In October 2004 the Mouqata compound sheltering Palestinian leader Yasser Arafat had been under siege by the Israeli military for two years. The President was kept isolated in Ramallah, as his health deteriorated steadily.
At the end of the month doctors said he was suffering from a bad case of the flu.
But those around him began to suspect he had been exposed to poison. On 28 October, his wife crossed the Jordanian border to come and join Arafat in Ramallah, after weeks of negotiations with the Israeli authorities. She had not seen her husband since 2001. Now she would accompany him to Paris.
Arafat, left by helicopter for Jordan, where a medically equipped plane flew him to France. He thought he might return; Israel had agreed.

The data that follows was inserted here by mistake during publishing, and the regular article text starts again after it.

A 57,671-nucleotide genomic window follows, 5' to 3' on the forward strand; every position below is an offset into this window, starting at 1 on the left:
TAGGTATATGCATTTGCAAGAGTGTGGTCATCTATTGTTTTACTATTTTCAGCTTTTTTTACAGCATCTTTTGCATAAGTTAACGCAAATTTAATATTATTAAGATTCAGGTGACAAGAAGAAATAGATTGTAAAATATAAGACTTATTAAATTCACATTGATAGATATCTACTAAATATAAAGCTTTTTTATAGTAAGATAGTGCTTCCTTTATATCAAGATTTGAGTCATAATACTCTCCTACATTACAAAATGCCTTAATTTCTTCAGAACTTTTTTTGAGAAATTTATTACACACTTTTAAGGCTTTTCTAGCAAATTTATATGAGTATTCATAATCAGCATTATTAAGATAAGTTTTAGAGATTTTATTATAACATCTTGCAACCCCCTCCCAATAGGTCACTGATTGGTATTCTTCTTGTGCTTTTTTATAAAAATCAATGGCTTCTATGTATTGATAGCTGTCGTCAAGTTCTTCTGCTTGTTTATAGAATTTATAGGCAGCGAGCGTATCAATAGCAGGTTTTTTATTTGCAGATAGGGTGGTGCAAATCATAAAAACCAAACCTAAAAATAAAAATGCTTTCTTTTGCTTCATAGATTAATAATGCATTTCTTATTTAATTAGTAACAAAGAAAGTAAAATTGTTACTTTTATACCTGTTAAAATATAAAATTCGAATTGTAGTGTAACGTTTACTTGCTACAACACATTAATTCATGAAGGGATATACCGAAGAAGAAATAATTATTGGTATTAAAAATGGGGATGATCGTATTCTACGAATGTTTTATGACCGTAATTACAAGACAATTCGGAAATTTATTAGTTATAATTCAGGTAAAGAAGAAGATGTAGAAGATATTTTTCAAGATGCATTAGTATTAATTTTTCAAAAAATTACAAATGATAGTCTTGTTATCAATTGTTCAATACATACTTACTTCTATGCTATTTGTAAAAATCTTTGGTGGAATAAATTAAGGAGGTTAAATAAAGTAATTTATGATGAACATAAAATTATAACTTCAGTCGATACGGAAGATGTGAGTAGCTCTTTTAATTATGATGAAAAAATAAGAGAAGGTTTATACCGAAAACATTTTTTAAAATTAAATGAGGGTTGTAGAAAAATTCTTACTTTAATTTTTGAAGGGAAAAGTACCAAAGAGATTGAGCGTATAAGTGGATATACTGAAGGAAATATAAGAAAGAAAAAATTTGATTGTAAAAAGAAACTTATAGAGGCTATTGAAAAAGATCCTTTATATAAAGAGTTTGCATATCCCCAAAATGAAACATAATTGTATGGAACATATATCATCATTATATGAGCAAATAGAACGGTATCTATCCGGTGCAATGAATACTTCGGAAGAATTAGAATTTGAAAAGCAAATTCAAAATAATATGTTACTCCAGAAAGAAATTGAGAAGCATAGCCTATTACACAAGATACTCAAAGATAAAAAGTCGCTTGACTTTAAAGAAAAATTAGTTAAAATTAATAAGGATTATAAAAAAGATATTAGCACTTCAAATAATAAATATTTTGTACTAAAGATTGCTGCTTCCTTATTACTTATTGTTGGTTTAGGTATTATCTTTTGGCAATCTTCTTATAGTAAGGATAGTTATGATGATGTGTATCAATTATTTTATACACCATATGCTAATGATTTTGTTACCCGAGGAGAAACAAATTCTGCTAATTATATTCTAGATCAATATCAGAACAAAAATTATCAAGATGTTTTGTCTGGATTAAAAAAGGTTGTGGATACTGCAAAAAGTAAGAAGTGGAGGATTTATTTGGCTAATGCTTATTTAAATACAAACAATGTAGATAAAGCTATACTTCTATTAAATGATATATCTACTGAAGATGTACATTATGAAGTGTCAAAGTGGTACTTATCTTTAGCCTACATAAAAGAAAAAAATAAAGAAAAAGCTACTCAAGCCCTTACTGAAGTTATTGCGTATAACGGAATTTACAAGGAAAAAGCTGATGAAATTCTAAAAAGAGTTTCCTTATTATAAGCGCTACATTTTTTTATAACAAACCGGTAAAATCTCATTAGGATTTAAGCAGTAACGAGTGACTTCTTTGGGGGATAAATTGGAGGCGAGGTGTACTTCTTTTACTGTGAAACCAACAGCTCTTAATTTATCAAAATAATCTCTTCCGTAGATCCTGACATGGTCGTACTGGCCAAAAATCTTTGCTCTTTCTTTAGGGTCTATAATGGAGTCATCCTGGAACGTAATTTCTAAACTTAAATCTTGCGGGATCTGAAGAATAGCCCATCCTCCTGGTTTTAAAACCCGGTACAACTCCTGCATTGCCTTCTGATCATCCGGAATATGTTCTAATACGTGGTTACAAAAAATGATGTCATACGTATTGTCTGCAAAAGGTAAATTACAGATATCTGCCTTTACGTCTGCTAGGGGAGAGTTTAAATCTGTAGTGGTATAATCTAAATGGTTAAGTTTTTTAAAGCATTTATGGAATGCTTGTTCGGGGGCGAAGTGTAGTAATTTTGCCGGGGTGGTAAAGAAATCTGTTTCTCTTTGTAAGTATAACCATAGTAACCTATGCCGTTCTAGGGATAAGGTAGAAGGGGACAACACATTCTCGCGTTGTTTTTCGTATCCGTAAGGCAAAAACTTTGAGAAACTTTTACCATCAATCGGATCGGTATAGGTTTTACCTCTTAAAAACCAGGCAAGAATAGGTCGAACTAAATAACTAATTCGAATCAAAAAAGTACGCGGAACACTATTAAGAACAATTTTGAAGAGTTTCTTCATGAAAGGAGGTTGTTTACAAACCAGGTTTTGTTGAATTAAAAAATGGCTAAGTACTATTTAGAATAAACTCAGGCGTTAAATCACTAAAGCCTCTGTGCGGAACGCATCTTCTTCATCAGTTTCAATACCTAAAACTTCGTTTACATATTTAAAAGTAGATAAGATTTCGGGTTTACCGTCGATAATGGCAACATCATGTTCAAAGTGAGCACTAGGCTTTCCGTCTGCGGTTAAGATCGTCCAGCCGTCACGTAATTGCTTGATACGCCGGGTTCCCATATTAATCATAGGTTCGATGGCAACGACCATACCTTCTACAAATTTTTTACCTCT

He was taken to a military hospital in Percy, near the French capital. But he got worse, not better, though the specific cause of his death on 11 November would remain obscure.
French President Jacques Chirac saw to it that Arafat was honoured officially, with Prime Minister Jean Pierre Raffarin at Villacoublay Airport in attendance as his earthly remains were put on board a plane back to Jordan.
The burial took place in Ramallah the next day, and not in Jerusalem, as Arafat had wished, as Israel would not permit it.
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